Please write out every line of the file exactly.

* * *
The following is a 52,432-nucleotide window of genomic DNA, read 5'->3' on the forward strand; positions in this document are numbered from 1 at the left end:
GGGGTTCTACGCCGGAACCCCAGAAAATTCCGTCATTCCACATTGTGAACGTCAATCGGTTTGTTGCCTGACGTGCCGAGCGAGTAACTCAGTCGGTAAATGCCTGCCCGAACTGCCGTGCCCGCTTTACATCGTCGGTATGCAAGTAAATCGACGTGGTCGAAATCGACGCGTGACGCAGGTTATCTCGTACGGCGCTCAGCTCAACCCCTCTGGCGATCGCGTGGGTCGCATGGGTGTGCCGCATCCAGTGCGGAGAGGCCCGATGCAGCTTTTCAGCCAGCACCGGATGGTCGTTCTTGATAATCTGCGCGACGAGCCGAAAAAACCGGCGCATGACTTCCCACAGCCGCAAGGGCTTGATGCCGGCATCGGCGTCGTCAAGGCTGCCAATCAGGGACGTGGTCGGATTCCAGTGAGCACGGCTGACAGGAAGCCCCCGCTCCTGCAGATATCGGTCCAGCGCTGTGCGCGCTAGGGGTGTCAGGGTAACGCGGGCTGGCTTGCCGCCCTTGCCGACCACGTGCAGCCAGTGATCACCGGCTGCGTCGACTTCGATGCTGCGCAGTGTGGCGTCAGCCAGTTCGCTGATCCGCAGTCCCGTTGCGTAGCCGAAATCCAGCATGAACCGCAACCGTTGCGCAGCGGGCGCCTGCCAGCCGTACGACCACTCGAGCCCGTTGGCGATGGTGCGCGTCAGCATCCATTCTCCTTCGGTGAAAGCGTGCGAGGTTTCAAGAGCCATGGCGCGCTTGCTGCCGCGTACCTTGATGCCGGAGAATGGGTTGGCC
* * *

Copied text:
The following is a 52,432-nucleotide window of genomic DNA, read 5'->3' on the forward strand; positions in this document are numbered from 1 at the left end:
GGGGTTCTACGCCGGAACCCCAGAAAATTCCGTCATTCCACATTGTGAACGTCAATCGGTTTGTTGCCTGACGTGCCGAGCGAGTAACTCAGTCGGTAAATGCCTGCCCGAACTGCCGTGCCCGCTTTACATCGTCGGTATGCAAGTAAATCGACGTGGTCGAAATCGACGCGTGACGCAGGTTATCTCGTACGGCGCTCAGCTCAACCCCTCTGGCGATCGCGTGGGTCGCATGGGTGTGCCGCATCCAGTGCGGAGAGGCCCGATGCAGCTTTTCAGCCAGCACCGGATGGTCGTTCTTGATAATCTGCGCGACGAGCCGAAAAAACCGGCGCATGACTTCCCACAGCCGCAAGGGCTTGATGCCGGCATCGGCGTCGTCAAGGCTGCCAATCAGGGACGTGGTCGGATTCCAGTGAGCACGGCTGACAGGAAGCCCCCGCTCCTGCAGATATCGGTCCAGCGCTGTGCGCGCTAGGGGTGTCAGGGTAACGCGGGCTGGCTTGCCGCCCTTGCCGACCACGTGCAGCCAGTGATCACCGGCTGCGTCGACTTCGATGCTGCGCAGTGTGGCGTCAGCCAGTTCGCTGATCCGCAGTCCCGTTGCGTAGCCGAAATCCAGCATGAACCGCAACCGTTGCGCAGCGGGCGCCTGCCAGCCGTACGACCACTCGAGCCCGTTGGCGATGGTGCGCGTCAGCATCCATTCTCCTTCGGTGAAAGCGTGCGAGGTTTCAAGAGCCATGGCGCGCTTGCTGCCGCGTACCTTGATGCCGGAGAATGGGTTGGCC